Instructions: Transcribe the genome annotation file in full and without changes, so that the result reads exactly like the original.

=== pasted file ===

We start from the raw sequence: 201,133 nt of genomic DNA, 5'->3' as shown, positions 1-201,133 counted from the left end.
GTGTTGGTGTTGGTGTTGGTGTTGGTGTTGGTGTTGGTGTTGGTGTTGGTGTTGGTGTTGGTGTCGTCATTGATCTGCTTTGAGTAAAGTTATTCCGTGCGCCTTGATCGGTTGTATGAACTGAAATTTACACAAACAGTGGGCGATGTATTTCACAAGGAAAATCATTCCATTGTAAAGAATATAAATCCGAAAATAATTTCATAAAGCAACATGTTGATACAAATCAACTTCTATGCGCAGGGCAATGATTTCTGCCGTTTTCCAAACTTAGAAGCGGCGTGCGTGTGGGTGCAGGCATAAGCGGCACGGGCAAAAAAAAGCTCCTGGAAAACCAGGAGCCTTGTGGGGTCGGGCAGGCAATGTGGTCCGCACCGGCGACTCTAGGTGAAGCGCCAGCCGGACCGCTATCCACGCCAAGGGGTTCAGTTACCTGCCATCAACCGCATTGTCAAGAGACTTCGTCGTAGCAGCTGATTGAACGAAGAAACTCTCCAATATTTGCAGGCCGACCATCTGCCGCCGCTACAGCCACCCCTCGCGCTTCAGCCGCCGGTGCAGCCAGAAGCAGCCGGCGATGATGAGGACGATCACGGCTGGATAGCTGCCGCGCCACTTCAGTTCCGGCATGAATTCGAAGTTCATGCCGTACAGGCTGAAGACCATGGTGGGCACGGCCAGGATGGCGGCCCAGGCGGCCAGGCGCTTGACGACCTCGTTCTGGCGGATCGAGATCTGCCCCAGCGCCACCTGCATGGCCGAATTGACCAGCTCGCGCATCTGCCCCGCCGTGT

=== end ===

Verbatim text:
We start from the raw sequence: 201,133 nt of genomic DNA, 5'->3' as shown, positions 1-201,133 counted from the left end.
GTGTTGGTGTTGGTGTTGGTGTTGGTGTTGGTGTTGGTGTTGGTGTTGGTGTTGGTGTTGGTGTCGTCATTGATCTGCTTTGAGTAAAGTTATTCCGTGCGCCTTGATCGGTTGTATGAACTGAAATTTACACAAACAGTGGGCGATGTATTTCACAAGGAAAATCATTCCATTGTAAAGAATATAAATCCGAAAATAATTTCATAAAGCAACATGTTGATACAAATCAACTTCTATGCGCAGGGCAATGATTTCTGCCGTTTTCCAAACTTAGAAGCGGCGTGCGTGTGGGTGCAGGCATAAGCGGCACGGGCAAAAAAAAGCTCCTGGAAAACCAGGAGCCTTGTGGGGTCGGGCAGGCAATGTGGTCCGCACCGGCGACTCTAGGTGAAGCGCCAGCCGGACCGCTATCCACGCCAAGGGGTTCAGTTACCTGCCATCAACCGCATTGTCAAGAGACTTCGTCGTAGCAGCTGATTGAACGAAGAAACTCTCCAATATTTGCAGGCCGACCATCTGCCGCCGCTACAGCCACCCCTCGCGCTTCAGCCGCCGGTGCAGCCAGAAGCAGCCGGCGATGATGAGGACGATCACGGCTGGATAGCTGCCGCGCCACTTCAGTTCCGGCATGAATTCGAAGTTCATGCCGTACAGGCTGAAGACCATGGTGGGCACGGCCAGGATGGCGGCCCAGGCGGCCAGGCGCTTGACGACCTCGTTCTGGCGGATCGAGATCTGCCCCAGCGCCACCTGCATGGCCGAATTGACCAGCTCGCGCATCTGCCCCGCCGTGT